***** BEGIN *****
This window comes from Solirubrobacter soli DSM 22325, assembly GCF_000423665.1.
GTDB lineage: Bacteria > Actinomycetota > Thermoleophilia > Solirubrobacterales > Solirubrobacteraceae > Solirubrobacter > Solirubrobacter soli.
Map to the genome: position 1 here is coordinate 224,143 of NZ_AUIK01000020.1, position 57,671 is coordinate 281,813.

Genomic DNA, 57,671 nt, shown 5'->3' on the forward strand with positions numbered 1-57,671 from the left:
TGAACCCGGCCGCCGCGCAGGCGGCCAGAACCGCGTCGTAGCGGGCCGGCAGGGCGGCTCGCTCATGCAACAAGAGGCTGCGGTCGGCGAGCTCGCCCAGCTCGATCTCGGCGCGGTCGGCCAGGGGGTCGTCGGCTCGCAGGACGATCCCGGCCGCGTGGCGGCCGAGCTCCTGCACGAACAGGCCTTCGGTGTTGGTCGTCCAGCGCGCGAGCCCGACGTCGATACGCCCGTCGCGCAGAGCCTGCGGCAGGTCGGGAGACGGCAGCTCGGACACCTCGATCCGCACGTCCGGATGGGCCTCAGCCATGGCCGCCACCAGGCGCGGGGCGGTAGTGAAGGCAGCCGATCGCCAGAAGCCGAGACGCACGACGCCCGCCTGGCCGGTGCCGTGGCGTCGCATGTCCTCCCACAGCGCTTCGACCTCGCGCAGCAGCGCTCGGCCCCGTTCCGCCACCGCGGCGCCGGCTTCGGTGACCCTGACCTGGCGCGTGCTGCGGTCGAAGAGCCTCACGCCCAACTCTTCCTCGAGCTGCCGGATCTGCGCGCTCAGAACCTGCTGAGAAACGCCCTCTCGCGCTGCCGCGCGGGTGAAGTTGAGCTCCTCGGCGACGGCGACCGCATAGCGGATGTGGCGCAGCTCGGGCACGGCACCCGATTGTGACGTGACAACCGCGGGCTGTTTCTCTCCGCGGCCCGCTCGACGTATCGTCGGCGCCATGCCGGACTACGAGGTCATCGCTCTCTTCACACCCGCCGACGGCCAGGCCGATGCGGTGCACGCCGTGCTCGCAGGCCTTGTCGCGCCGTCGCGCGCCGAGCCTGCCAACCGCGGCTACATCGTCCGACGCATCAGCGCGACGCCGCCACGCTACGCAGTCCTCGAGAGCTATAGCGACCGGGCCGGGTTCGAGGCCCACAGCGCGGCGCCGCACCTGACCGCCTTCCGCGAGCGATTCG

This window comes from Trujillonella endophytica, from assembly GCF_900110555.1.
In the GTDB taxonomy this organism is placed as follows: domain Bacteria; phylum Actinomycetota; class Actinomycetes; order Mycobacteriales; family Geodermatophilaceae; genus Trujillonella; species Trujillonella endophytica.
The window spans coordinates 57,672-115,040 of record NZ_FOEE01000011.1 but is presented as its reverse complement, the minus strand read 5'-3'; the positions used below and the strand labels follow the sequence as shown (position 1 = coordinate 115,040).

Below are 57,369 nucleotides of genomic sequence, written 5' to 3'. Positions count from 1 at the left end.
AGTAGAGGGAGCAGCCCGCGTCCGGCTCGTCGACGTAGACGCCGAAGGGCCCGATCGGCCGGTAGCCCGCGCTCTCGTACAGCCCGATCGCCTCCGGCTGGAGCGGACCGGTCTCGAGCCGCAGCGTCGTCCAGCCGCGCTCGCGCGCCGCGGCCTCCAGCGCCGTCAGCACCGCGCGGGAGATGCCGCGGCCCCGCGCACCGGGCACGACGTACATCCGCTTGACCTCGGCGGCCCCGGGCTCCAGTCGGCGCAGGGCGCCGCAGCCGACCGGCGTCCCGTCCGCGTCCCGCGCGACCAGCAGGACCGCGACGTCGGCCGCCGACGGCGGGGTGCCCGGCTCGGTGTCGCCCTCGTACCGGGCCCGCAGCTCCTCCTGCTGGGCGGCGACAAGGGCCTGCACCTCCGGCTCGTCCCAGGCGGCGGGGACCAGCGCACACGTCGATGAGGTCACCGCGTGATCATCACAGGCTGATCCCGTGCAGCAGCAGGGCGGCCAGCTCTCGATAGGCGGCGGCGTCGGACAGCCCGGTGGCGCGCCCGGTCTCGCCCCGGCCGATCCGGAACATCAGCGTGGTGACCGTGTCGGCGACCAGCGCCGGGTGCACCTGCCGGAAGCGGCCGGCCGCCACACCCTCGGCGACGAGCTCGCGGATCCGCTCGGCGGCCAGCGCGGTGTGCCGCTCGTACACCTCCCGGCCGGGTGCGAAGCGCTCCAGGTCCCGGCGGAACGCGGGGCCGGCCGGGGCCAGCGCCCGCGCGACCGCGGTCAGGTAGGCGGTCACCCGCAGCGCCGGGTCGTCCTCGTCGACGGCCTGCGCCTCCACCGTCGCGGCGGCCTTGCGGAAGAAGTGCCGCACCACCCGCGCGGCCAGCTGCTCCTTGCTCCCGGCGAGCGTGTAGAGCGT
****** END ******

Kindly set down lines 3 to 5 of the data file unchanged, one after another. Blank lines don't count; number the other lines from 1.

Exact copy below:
Map to the genome: position 1 here is coordinate 224,143 of NZ_AUIK01000020.1, position 57,671 is coordinate 281,813.

Genomic DNA, 57,671 nt, shown 5'->3' on the forward strand with positions numbered 1-57,671 from the left:
TGAACCCGGCCGCCGCGCAGGCGGCCAGAACCGCGTCGTAGCGGGCCGGCAGGGCGGCTCGCTCATGCAACAAGAGGCTGCGGTCGGCGAGCTCGCCCAGCTCGATCTCGGCGCGGTCGGCCAGGGGGTCGTCGGCTCGCAGGACGATCCCGGCCGCGTGGCGGCCGAGCTCCTGCACGAACAGGCCTTCGGTGTTGGTCGTCCAGCGCGCGAGCCCGACGTCGATACGCCCGTCGCGCAGAGCCTGCGGCAGGTCGGGAGACGGCAGCTCGGACACCTCGATCCGCACGTCCGGATGGGCCTCAGCCATGGCCGCCACCAGGCGCGGGGCGGTAGTGAAGGCAGCCGATCGCCAGAAGCCGAGACGCACGACGCCCGCCTGGCCGGTGCCGTGGCGTCGCATGTCCTCCCACAGCGCTTCGACCTCGCGCAGCAGCGCTCGGCCCCGTTCCGCCACCGCGGCGCCGGCTTCGGTGACCCTGACCTGGCGCGTGCTGCGGTCGAAGAGCCTCACGCCCAACTCTTCCTCGAGCTGCCGGATCTGCGCGCTCAGAACCTGCTGAGAAACGCCCTCTCGCGCTGCCGCGCGGGTGAAGTTGAGCTCCTCGGCGACGGCGACCGCATAGCGGATGTGGCGCAGCTCGGGCACGGCACCCGATTGTGACGTGACAACCGCGGGCTGTTTCTCTCCGCGGCCCGCTCGACGTATCGTCGGCGCCATGCCGGACTACGAGGTCATCGCTCTCTTCACACCCGCCGACGGCCAGGCCGATGCGGTGCACGCCGTGCTCGCAGGCCTTGTCGCGCCGTCGCGCGCCGAGCCTGCCAACCGCGGCTACATCGTCCGACGCATCAGCGCGACGCCGCCACGCTACGCAGTCCTCGAGAGCTATAGCGACCGGGCCGGGTTCGAGGCCCACAGCGCGGCGCCGCACCTGACCGCCTTCCGCGAGCGATTCG